CARB Releases Google Earth Layer with California's Main Greenhouse Gas Sources

Google GHG CaliforniaGoogle/Screen capture

Knowledge is Power

Various government bodies gather tons and tons of data on all kinds of things. Thanks to the internet, it's now much easier to make that data accessible (sometimes even the raw data so that others can use it directly), and that includes environmental data. The California Air Resources Board (CARB) has decided to take its data on major sources of greenhouse gases in California and make it easy to access via a Google Earth layer.

“Knowing the exact quantity of greenhouse gas every major source pumps into the atmosphere is the foundation of an effective cap-and-trade program,” said Mary D. Nichols, ARB Chairman. “Thanks to our rigorous reporting program we know the amount of greenhouse gases each source emits down to the ton. This new application provides an easy way to pinpoint those sources on a map, and allows everyone to see at a glance how it compares to other facilities in the same county, or throughout the state.” (source)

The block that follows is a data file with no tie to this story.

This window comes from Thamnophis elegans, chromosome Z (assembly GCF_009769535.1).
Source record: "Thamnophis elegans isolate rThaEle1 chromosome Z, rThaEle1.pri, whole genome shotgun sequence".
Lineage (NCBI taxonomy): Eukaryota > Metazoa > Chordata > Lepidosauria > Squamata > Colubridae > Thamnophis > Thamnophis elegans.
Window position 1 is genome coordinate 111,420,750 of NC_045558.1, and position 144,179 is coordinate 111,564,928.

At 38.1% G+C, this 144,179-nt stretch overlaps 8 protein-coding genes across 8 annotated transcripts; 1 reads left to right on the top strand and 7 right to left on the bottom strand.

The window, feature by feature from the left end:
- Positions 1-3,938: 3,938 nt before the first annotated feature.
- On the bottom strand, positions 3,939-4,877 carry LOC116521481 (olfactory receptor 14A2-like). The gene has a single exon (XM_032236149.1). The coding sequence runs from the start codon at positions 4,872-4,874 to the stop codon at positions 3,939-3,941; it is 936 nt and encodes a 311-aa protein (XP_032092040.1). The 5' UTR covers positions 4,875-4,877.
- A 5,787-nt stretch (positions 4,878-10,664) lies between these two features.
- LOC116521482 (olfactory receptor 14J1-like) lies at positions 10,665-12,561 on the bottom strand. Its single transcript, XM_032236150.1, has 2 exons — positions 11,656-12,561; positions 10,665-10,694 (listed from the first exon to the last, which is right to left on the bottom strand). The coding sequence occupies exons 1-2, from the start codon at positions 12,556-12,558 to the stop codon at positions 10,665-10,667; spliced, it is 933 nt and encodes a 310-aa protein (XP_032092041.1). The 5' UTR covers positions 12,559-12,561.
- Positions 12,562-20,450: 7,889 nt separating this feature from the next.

Google GHG CaliforniaGoogle/Screen capture

For the past three years, some 625 facilities in California with emissions exceeding 25,000 tons of greenhouse gas emissions a year have been reporting their annual emissions to ARB. The results are independently verified by greenhouse gas emissions verifiers, trained and accredited by ARB. (California’s is the only system in the nation to require third-party verification of greenhouse gas reporting.)

If you have the Google Earth plugin, you can access the CARB layer here. If you don't have the plugin, you can still see the data on a regular 2D Google Maps layer.


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